Characteristics of a Meek and Quiet Spirit

Kimberly Wagner adapted this list from Matthew Henry's book A Quest for Meekness and Quietness of Spirit.

Meekness is calm confidence, settled assurance, and rest of the soul. It is the tranquil stillness of a heart that is at rest in Christ. It is the place of peace. Meekness springs from a heart of humility, radiating the fragrance of Christ.

The meek will be at rest in the storms of life (Matt. 11:28–30; Ps. 37:7; Heb. 4:1–11).

The fretful will be fearful in the storms of life (Mark 4:35–41; Jer. 50:6).

The meek will react to circumstances with peaceful trust (Isa. 26:3–4).

The fretful will attempt to manipulate individuals or circumstances (James 4:1–3; Prov. 7:21).

The meek will make life choices based on Scriptural principles (Ps. 119:105).

The fretful will make life choices based on emotions or fleeting passions of the moment (James 3:13–18; Prov. 19:16).

The meek woman’s confidence is in the security of the truths of Scripture and the faithfulness of God (Prov. 3:26, 14:26; Ps. 119:165; Jer. 17:7–8).

The fretful woman’s trust is in her own abilities and power to control others and details (Prov. 12:15, 14:12, 16:25; Jer. 18:12).

Meekness is the silent submission of the soul to the “providence” of God concerning us. ~Matthew Henry

The meek woman finds her worth and value in knowing who she is in Christ (Eph. 1:3–8).

The fretful woman finds her worth and value in her own accomplishments and what others think of her (Ps. 49:11–20; Prov. 11:28, 16:18–19, 29:25).

The meek woman finds her strength of character in Christ (Eph. 5:8–11).

The fretful woman finds her strength of character in her own personality traits (Prov. 28:26).

Meekness restrains the stormy tempest of our emotions and passions by commanding them “peace be still” (Prov. 16:32).

Fretting fuels the stormy tempest by venting passions and emotions (Ps. 37:8; Prov. 14:29–30, 29:11, 22).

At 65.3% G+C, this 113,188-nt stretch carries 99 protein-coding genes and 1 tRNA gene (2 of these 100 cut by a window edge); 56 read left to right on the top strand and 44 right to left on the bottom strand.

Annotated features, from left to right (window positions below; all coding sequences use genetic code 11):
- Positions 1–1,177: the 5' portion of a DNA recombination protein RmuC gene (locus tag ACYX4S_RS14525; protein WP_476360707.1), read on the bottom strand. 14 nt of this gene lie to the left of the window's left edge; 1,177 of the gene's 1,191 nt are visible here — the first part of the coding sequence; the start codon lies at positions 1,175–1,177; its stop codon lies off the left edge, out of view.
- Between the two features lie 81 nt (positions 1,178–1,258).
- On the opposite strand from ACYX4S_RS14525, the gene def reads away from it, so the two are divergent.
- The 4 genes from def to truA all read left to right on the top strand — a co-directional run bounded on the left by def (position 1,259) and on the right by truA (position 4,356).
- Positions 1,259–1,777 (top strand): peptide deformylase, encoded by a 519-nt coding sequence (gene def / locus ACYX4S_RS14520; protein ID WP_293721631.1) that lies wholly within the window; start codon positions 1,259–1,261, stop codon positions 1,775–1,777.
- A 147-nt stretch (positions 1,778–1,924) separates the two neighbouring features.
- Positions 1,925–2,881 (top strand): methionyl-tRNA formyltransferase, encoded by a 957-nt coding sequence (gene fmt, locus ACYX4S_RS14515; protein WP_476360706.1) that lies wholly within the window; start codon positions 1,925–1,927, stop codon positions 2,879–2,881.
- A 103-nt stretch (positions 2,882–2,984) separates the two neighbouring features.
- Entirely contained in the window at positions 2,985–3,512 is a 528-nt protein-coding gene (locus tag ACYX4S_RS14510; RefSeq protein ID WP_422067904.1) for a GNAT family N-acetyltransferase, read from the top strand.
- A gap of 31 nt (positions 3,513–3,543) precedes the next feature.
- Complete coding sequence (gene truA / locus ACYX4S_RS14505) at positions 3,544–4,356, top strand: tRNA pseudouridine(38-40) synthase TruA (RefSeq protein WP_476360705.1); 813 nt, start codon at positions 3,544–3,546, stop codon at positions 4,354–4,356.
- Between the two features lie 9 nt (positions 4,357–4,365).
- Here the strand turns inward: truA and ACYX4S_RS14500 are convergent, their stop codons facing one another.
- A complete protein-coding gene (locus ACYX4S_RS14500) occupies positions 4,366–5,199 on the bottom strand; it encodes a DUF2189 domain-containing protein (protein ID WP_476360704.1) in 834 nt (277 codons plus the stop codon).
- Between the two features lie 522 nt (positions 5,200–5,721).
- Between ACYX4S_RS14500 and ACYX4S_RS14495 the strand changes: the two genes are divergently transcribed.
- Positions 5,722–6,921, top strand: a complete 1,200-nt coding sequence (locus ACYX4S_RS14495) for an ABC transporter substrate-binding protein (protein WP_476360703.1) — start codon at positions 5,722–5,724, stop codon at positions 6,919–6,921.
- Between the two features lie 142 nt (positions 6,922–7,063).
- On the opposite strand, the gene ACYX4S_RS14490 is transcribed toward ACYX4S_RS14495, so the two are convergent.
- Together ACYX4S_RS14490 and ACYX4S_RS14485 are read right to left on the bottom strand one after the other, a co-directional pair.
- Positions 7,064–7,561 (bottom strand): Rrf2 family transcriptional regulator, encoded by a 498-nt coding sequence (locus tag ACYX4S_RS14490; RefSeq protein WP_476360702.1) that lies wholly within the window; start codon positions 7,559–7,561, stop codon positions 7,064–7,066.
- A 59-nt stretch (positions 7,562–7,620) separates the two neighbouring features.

Meekness is the strength and courage to battle and overcome our own sinful anger and passions, by holding fast to peace—through trusting in the providence of Almighty God (Rom. 12:18–19; Col. 3:1–17; 1 Peter 4:19).

The fretful woman is too fearful and weak to trust God, but allows her sinful emotions and passions to rule (Prov. 28:25).

The work and office of meekness is to enable us to govern our own anger when at anytime we are provoked, and patiently bear out the anger of others that it may not be a provocation to us. ~Matthew Henry

Meekness is constancy and steady composure in spirit and frame of mind, reflecting the consistent stability of our Lord, who is the same yesterday, today, and forever (Ps. 102:25–27; Eph. 4:13–15; 1 Peter 3:13–16; Heb. 13:8).

The fretful woman is always on a roller-coaster ride of emotions, continually up and down . . . the only thing consistent about her is that you never know what mood to expect (Prov. 21:9, 19, 25:24).

Meekness does not allow the mind to run away with vain imaginations and to dwell on thoughts that inflame volatile emotions and passions (2 Cor. 10:3–5; Phil. 4:8–9).

The rash woman is filled with suspicions, doubts, and assumptions based entirely on emotion, and allows these imaginations to determine the course of action (3 John 9–10).

The meek woman does not avoid or run from controversy, but walks through necessary confrontations under the control of the Holy Spirit (Gal. 6:1–2; Prov. 27:5).

The rash woman enters controversy hastily and recklessly (Prov. 10:19, 13:3, 14:16–17, 29:20).

The meek woman is at peace because she is master over her passions (Prov. 17:27, 25:28, 29:11).

The rash woman is fretful because she is mastered by her passions (Ps. 37:1–8; Rom. 6:16; James 1:14–17).